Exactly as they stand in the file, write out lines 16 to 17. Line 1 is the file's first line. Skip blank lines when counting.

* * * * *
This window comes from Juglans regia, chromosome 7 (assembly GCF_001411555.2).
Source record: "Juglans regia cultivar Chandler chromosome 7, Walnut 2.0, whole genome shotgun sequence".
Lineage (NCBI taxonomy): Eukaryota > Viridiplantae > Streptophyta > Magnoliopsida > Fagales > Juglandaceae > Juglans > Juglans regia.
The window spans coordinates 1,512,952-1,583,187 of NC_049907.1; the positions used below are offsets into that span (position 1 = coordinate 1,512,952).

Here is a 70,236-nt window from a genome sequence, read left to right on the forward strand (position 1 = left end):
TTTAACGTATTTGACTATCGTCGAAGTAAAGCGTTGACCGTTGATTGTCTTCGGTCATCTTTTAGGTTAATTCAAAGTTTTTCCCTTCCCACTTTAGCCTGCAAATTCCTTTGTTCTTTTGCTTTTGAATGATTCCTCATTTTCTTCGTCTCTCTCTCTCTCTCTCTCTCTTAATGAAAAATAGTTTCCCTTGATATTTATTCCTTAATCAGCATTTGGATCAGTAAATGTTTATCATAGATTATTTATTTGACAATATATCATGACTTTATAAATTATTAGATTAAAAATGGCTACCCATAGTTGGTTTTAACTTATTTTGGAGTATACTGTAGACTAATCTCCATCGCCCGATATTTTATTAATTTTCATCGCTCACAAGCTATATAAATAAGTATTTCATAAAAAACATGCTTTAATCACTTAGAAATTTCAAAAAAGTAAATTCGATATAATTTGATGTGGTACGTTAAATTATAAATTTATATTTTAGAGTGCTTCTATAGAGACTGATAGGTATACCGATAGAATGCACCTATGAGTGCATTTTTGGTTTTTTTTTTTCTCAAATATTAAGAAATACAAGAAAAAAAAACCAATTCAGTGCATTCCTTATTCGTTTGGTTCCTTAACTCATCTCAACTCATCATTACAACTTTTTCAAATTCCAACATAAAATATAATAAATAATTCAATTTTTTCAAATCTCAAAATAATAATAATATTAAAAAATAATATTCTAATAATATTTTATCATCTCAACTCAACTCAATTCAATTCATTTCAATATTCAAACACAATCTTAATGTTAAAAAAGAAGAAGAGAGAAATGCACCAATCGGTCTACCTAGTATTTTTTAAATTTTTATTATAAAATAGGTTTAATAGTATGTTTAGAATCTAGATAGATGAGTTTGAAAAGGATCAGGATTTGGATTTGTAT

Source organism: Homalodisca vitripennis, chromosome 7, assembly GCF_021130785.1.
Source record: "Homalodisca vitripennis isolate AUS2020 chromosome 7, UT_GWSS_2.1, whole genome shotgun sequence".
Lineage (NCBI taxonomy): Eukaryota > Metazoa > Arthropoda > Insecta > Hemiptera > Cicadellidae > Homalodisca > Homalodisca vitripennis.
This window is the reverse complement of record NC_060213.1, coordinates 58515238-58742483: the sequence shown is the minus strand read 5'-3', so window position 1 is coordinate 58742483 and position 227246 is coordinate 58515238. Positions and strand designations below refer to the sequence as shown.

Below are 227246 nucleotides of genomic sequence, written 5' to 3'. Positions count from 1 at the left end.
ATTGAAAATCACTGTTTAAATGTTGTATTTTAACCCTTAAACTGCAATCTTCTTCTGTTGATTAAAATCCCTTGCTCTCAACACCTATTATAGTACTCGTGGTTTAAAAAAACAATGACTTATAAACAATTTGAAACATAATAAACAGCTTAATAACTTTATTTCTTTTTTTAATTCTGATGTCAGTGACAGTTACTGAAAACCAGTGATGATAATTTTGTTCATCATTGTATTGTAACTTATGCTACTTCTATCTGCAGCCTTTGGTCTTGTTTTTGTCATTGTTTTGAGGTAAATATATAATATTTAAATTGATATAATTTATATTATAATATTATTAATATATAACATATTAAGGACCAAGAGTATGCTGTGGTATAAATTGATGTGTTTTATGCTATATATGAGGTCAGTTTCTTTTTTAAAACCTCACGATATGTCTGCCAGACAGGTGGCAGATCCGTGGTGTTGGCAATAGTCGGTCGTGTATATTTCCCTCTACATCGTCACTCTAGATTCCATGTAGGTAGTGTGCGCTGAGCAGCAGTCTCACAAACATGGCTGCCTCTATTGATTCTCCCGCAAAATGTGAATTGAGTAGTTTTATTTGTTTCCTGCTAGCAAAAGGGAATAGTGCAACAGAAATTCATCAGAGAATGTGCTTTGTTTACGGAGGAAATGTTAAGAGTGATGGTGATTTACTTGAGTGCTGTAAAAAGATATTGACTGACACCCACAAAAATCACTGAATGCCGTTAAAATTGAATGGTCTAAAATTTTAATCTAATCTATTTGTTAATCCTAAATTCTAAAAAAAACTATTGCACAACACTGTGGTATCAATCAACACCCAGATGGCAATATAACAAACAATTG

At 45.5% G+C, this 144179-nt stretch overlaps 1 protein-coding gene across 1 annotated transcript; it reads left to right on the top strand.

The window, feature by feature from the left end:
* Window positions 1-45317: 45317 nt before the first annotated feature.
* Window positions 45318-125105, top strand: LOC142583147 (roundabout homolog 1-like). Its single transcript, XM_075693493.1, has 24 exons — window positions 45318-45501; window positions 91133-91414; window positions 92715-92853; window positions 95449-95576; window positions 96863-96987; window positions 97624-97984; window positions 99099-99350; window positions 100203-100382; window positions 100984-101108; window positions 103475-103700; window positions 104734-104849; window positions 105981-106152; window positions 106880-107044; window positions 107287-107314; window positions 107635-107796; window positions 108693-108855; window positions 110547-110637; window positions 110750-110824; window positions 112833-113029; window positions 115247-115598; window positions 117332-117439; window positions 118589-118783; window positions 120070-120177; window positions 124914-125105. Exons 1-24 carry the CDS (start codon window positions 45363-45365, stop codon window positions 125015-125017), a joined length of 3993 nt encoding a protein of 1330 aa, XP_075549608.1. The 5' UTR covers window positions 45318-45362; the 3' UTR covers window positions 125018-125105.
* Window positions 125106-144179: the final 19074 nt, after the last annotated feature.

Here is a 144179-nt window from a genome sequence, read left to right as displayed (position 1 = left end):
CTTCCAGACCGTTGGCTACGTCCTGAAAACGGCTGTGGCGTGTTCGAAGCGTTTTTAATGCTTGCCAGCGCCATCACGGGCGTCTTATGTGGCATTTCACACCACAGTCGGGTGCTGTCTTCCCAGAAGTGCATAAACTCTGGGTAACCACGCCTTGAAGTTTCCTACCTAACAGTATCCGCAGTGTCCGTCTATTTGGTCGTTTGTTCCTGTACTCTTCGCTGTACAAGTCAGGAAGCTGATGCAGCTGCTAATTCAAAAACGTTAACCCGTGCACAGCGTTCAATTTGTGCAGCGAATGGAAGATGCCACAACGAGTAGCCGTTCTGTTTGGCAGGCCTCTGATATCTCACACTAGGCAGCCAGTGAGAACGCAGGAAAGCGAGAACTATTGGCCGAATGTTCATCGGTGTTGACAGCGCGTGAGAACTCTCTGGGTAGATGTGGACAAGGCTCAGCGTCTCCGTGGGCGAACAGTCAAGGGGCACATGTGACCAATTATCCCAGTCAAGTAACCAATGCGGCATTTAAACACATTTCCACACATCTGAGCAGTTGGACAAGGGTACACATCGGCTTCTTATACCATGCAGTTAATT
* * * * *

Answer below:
* Window positions 45318-125105, top strand: LOC142583147 (roundabout homolog 1-like). Its single transcript, XM_075693493.1, has 24 exons — window positions 45318-45501; window positions 91133-91414; window positions 92715-92853; window positions 95449-95576; window positions 96863-96987; window positions 97624-97984; window positions 99099-99350; window positions 100203-100382; window positions 100984-101108; window positions 103475-103700; window positions 104734-104849; window positions 105981-106152; window positions 106880-107044; window positions 107287-107314; window positions 107635-107796; window positions 108693-108855; window positions 110547-110637; window positions 110750-110824; window positions 112833-113029; window positions 115247-115598; window positions 117332-117439; window positions 118589-118783; window positions 120070-120177; window positions 124914-125105. Exons 1-24 carry the CDS (start codon window positions 45363-45365, stop codon window positions 125015-125017), a joined length of 3993 nt encoding a protein of 1330 aa, XP_075549608.1. The 5' UTR covers window positions 45318-45362; the 3' UTR covers window positions 125018-125105.
* Window positions 125106-144179: the final 19074 nt, after the last annotated feature.